Abuses of power are not required, however, to gain unwarranted authorship. With increased pressure for doctoral students to have publications before going on the job market, it is not uncommon to hear students making quid pro quo arrangements in which one will list another on a paper and expect the same in turn. We need to ask ourselves: What do we want our students to learn about authorship?

Ironically, scholars' efforts to be "nice" or "generous" can also lead to problematic authorship practices. "Gift authorship," defined as authorship given to a person who has not contributed significantly to the production of a manuscript, is a particularly insidious form of authorship abuse in this respect. Listing someone on a paper who has not contributed significantly to its development may seem like a pro-social activity, a gift, but authorship is not meant to be determined by niceties.

We need to be aware that niceness is a discursive strategy that defends the status quo while cloaking itself in morality. The desire to be nice in situations that depend upon honest assessments is especially worrisome as it inappropriately serves to uphold powerful social networks, which in academe tend to be dominated by white men. The combination of niceness and the maintenance of those social networks thus carries the strong possibility of reproducing and furthering inequities related to race, gender, sexual orientation, class and place of origin.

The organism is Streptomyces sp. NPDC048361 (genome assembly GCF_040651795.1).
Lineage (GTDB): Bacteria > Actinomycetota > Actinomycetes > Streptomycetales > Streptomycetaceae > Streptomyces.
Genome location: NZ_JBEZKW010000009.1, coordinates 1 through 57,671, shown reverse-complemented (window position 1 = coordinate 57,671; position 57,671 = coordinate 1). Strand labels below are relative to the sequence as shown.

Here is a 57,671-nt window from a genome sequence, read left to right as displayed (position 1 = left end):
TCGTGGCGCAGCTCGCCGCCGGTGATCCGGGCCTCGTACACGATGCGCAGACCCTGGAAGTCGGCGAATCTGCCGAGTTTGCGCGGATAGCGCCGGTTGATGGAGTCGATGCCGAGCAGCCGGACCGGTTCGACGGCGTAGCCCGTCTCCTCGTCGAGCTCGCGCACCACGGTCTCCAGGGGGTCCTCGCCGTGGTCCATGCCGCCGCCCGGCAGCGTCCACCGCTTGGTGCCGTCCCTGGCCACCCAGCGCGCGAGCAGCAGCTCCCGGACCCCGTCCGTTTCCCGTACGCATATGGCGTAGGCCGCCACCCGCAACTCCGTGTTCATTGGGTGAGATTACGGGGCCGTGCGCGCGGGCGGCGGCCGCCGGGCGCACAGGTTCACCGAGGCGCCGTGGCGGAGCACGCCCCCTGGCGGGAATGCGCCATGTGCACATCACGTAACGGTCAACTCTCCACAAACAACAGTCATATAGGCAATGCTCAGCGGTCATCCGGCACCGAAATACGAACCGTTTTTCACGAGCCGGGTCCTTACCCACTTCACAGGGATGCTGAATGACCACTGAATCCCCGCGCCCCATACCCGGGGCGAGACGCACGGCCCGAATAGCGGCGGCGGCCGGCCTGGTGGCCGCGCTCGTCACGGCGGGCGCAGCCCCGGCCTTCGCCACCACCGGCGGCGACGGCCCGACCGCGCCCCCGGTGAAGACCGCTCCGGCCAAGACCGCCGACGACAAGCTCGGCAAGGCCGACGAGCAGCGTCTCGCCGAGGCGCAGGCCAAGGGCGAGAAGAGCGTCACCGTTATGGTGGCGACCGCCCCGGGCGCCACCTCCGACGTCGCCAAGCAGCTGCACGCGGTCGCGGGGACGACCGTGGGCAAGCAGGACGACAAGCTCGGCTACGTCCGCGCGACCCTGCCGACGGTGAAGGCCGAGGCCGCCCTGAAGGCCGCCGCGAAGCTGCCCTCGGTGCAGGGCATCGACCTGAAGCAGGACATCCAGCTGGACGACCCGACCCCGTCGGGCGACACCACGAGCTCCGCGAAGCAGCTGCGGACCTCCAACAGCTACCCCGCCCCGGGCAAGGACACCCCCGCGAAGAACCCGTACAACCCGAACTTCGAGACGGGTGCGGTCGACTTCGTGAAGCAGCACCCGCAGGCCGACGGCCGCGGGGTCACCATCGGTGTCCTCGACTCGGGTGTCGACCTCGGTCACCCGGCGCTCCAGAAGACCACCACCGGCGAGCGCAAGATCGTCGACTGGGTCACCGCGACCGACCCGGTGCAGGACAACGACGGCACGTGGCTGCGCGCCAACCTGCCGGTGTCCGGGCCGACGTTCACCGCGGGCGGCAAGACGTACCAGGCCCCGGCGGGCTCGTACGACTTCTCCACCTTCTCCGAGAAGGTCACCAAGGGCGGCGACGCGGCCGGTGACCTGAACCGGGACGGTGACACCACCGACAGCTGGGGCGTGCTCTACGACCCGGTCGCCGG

Fighting a Hydra-Headed Problem

What are we as an academic community to do about proliferating authorship abuses? To avoid situations where we are making subjective decisions based on sympathy or generosity, we should rely on published guidelines for authorship. Our common sense cannot be the sole basis for such decisions. Whom we view as making a significant contribution, whom we think is deserving of the "gift" of authorship, or whom we think could benefit us in the future is shaped through implicit biases and stereotypes based on characteristics including a person's race and gender. In short, inequity begets inequity.